in this vein, i would add something at the end about getting into our appreciation for the gift of this treasure and our affirmation of this treasure and the unique relationship to which it points.

  5. Mark suggeted the following:

    “The spiritual encounter of receiving the Torah was experienced to some degree by the entire Jewish People and to a greater degree by Moses

    The role of the Torah is to help us understand and create spiritual realities”

    I would amend the first comment to state that Moshe Rabbeinu received the entirety of the Written and Oral Torah, with the latter consisting of a series of keys intepretation that were orally transmitted from master to disciple and were only reduced to written form out of the necessities of history.

    I would amend the second comment to state that the Torah was giben by an Infinite Beuing to finite man as a means of entering into a covenant that is very similar to a marriage for the purposes of refining man’s character and reminding man that one expresses thank you via concrete acts in the everyday and historical-spiritual dimensions.

  6. That’s our mesorah,
    Thanks for the Torah.
    Yea, L-rd.

    Stay up all night to study,
    It’s all right to learn with a buddy,
    Hey, L-rd.

    Eat delights made from cheese,
    Don’t forget Yizkor please,
    Way, L-rd.

    Read the Ten Commandments,
    All that G-d demandments,
    OK, L-rd.

  7. 1) “to some degree by the entire Jewish People and to a greater degree by Moses” – this sounds like a “vort” you heard and wanted to put in – yet it’s misleading (we don’t emphasize Moshe) and not mainstream. Wouldn’t it be better to take up chazal’s saying that “every Jewish soul was at Sinai” – which leads to:

    2) No mention of the Torah as the covenant that defines the Jewish people – and its task as the “firstborn son” of humanity. Ultimately all people will cleave to the Torah’s moral guidance, but not all will keep the mitzvot. I’m missing the Jewish people here…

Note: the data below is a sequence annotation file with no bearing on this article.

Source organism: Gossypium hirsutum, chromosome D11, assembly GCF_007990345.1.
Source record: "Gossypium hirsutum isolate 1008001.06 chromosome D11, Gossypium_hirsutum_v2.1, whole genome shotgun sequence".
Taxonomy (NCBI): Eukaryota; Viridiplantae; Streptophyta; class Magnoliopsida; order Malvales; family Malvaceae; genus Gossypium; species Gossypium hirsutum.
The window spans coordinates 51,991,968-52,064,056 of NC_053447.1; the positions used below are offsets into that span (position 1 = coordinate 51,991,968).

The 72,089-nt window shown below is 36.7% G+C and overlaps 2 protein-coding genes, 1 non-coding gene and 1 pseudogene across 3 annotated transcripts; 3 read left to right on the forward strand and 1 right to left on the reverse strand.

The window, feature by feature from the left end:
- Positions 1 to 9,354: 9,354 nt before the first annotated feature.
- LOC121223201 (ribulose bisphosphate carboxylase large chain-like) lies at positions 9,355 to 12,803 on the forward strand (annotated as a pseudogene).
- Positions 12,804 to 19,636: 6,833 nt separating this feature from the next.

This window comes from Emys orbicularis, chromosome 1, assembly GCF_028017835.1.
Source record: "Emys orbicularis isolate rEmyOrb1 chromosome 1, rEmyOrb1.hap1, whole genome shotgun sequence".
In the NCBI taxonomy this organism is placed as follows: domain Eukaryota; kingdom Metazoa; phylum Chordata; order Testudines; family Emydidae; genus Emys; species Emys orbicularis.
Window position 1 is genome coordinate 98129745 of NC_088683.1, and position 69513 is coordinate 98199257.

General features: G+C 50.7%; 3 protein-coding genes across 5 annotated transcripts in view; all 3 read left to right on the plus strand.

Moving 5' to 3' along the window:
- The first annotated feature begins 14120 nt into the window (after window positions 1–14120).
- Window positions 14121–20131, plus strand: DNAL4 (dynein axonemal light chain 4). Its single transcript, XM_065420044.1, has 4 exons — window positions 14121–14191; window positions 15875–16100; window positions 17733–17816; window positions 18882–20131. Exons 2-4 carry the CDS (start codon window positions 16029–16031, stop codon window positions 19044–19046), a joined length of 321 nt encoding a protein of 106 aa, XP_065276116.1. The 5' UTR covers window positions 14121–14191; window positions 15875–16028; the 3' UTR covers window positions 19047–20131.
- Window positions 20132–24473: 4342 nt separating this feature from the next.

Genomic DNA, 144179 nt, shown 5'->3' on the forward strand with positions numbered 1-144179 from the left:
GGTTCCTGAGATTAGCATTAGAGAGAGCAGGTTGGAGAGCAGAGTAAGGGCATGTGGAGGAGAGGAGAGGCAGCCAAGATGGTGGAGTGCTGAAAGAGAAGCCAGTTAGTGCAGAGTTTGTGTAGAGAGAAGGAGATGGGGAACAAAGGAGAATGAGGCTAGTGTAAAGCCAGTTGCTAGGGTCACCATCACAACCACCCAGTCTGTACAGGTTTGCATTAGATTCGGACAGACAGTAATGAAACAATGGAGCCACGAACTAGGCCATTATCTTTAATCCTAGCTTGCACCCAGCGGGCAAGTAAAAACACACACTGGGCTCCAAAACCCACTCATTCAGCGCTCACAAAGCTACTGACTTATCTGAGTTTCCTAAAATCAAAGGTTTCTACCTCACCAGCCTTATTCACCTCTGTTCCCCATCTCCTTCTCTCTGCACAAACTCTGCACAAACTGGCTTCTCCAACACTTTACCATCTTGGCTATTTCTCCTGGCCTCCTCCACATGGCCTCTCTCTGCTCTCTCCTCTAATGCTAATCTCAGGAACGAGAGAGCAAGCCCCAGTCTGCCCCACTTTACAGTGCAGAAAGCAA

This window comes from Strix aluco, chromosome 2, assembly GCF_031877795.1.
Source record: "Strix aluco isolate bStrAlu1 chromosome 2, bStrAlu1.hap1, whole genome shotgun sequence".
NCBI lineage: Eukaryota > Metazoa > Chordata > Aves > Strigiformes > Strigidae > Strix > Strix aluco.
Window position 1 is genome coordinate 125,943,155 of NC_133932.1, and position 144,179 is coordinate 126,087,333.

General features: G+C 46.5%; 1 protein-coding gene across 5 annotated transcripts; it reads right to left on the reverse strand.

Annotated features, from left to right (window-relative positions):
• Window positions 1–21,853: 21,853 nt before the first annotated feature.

…it will also be useful to introduce the concept of the Torah as a binding “moral constitution” to counter reform/revisionist claims that Judaism is whatever we want it to be.

    3) Introducing the land of Israel connection can be very positive, depending on the audience. Most American Jews are still positive about Israel.

  8. Yosh,

    They really did ask for a 2-5 minute seder and there are a few on the ‘Net. One was a messianic Christian version.

    What has been your experience with secular seders? Do you find people spending much time (more that 30 minutes) on the before meal portion?

    I think that we have to meet people where they are and in our days people need things in smaller doses. I checked with my Rav. The Hagaddah is a pretty complex limud and beyond the scope of many secular Jews. Not that they shouldn’t read the whole thing.

    I didn’t get the request until Erev Pesach, but in the weeks before the Seder I did a series of very short posts to try to explain Jewish spirituality and Pesach from a Derech Hashem (Ramchal) perspective. It was well received.

    My personal approach is understanding before inspiration because I think understanding is more durable in the long run. Frum friends have pointed out that an intellectual approach does not appeal to many so I continually working on presenting it in a more understandable manner.

  9. Skeptic – those things aren’t “inspirational” — ironically, those things would also be much more likely to connect with secular Jews than all this talk about the “Torah” and the repetitive, off-putting use of the G word.

    Mark – I’m not sure that I agree with your approach. It’s great that you have maintained contact with your friends – but did they really ask you for a 2-5 minute seder? Sounds hard to believe that they had so much chutzpah as to give you a time limit. And even harder to believe that you agreed to provide it. Did they follow it? What was their reaction to it?

  10. No mention of Bikkurim? Chag-ha-katzir? Is there something wrong with the Torah’s definition of the holiday?